A commonly raised objection to the sovereignty of the individual is the cliche saying,

“No man is an island.”

Or so they say, having read such out of a text book or annotated from a statist professor’s mouth. This objection is raised to say that no one is completely isolated from society, and is part of some larger whole like the community and thus is not sovereign but rather a cog in the machine of civil society.

But I will contend that every man is an island, and that the metaphor is incomplete without the water that distinguishes a mountain from an island.

Imagine these islands connected by a vast ocean. Let there be trade and commerce amongst the islands. Let the islands not be invaded by another.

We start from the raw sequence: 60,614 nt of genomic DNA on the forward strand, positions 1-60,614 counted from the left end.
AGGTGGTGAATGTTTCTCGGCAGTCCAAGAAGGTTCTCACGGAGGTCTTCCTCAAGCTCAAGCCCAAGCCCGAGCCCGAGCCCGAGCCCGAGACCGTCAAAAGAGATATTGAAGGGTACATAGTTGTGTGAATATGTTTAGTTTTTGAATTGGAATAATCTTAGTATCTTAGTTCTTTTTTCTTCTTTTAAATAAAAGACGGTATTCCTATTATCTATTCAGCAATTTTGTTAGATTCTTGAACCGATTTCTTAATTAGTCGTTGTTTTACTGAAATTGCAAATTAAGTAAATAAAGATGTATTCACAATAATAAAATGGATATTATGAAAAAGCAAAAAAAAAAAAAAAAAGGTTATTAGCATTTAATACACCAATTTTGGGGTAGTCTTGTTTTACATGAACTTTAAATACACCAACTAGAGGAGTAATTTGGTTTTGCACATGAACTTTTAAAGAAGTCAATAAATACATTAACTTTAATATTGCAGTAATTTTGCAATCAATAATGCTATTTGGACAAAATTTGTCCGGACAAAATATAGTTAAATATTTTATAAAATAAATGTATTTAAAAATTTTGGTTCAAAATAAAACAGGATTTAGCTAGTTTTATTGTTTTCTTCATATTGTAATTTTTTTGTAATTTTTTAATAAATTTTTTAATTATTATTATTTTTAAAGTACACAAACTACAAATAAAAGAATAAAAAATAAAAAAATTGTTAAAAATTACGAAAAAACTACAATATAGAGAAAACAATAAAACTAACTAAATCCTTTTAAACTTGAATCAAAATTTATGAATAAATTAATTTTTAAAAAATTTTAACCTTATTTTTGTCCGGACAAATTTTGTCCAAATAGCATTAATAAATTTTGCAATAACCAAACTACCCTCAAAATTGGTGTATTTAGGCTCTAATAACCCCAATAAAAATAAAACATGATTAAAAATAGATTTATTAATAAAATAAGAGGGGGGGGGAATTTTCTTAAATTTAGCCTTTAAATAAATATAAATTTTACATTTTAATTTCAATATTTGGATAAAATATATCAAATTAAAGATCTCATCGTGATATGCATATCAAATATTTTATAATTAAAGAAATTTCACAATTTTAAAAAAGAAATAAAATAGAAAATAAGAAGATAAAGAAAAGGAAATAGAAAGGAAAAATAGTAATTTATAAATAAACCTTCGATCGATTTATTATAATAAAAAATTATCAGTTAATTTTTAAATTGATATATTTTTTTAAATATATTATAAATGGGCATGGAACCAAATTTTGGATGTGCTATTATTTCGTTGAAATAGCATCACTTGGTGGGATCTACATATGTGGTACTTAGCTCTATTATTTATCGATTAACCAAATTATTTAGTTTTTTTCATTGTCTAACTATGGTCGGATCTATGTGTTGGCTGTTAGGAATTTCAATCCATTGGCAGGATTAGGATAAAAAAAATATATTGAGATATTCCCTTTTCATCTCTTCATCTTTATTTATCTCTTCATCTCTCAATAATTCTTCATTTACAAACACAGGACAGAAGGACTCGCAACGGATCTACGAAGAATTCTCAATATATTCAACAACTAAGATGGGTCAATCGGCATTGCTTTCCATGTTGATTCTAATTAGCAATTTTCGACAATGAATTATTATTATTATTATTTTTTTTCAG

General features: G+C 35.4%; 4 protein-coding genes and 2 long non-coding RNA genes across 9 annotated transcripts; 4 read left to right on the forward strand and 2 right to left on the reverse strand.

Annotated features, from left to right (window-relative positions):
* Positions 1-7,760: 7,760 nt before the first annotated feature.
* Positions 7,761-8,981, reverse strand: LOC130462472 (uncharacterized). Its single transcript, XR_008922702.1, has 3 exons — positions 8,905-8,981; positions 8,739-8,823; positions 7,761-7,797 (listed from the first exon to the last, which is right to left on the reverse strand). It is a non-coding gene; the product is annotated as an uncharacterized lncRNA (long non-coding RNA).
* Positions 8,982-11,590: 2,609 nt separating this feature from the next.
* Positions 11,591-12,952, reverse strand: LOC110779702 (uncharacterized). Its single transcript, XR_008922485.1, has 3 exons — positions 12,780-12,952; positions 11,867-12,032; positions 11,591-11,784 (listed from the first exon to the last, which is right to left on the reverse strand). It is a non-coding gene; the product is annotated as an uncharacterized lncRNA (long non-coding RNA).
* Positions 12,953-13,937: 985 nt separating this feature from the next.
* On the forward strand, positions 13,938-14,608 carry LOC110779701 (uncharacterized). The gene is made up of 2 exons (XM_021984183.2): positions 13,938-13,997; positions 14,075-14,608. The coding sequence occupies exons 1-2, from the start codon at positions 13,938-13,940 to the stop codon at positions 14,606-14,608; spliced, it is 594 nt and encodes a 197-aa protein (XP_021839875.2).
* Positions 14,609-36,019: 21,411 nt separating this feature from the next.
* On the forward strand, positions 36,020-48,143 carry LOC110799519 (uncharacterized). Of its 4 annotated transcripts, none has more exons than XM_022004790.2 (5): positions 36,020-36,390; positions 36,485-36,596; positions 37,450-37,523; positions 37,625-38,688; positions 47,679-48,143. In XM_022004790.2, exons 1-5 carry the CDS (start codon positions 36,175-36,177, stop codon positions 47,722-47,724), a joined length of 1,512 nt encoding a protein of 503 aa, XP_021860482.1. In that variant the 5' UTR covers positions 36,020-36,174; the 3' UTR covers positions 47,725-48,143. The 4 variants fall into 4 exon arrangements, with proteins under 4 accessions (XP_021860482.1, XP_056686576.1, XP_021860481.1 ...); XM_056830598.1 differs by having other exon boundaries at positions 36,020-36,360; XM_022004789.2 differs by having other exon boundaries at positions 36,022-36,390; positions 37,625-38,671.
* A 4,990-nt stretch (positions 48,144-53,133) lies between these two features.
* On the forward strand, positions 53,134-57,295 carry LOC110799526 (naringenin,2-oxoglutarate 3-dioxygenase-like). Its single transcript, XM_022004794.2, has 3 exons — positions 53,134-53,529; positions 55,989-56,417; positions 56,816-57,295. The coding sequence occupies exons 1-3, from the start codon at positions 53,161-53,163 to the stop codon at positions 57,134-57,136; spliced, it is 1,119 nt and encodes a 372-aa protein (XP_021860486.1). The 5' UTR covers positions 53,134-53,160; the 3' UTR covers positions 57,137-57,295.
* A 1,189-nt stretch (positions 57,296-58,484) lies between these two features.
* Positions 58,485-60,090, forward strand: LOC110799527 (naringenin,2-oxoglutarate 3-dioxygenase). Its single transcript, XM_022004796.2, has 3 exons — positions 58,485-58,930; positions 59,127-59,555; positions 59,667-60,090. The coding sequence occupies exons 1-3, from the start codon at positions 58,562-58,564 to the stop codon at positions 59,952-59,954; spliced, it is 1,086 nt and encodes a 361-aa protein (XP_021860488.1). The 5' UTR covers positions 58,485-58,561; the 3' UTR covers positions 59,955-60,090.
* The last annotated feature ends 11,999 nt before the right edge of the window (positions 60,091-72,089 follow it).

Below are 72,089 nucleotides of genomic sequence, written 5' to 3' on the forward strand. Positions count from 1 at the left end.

Do any one of the islands have a right to dictate what happens on another? Or a right to occupy another island? To destroy another island? No! Each individual is sovereign, as these islands are.

But let us recognize the community between them, the ocean that allows seafaring and trade. The islands are free to associate with each other, give or trade resources, to enrich destitute islands with mutual consent, but let us be reminded that no one island has a right anymore than another to force any of these activities.

Does this change if a group of islands band together, draw up a federation, and declare arbitrary authority over the other islands? No. They still are but specs of dirt in the ocean, whatever name they choose to go by.

Now, deconstruct the metaphor. People own themselves, and a collection of people has no right of authority over any other person or persons.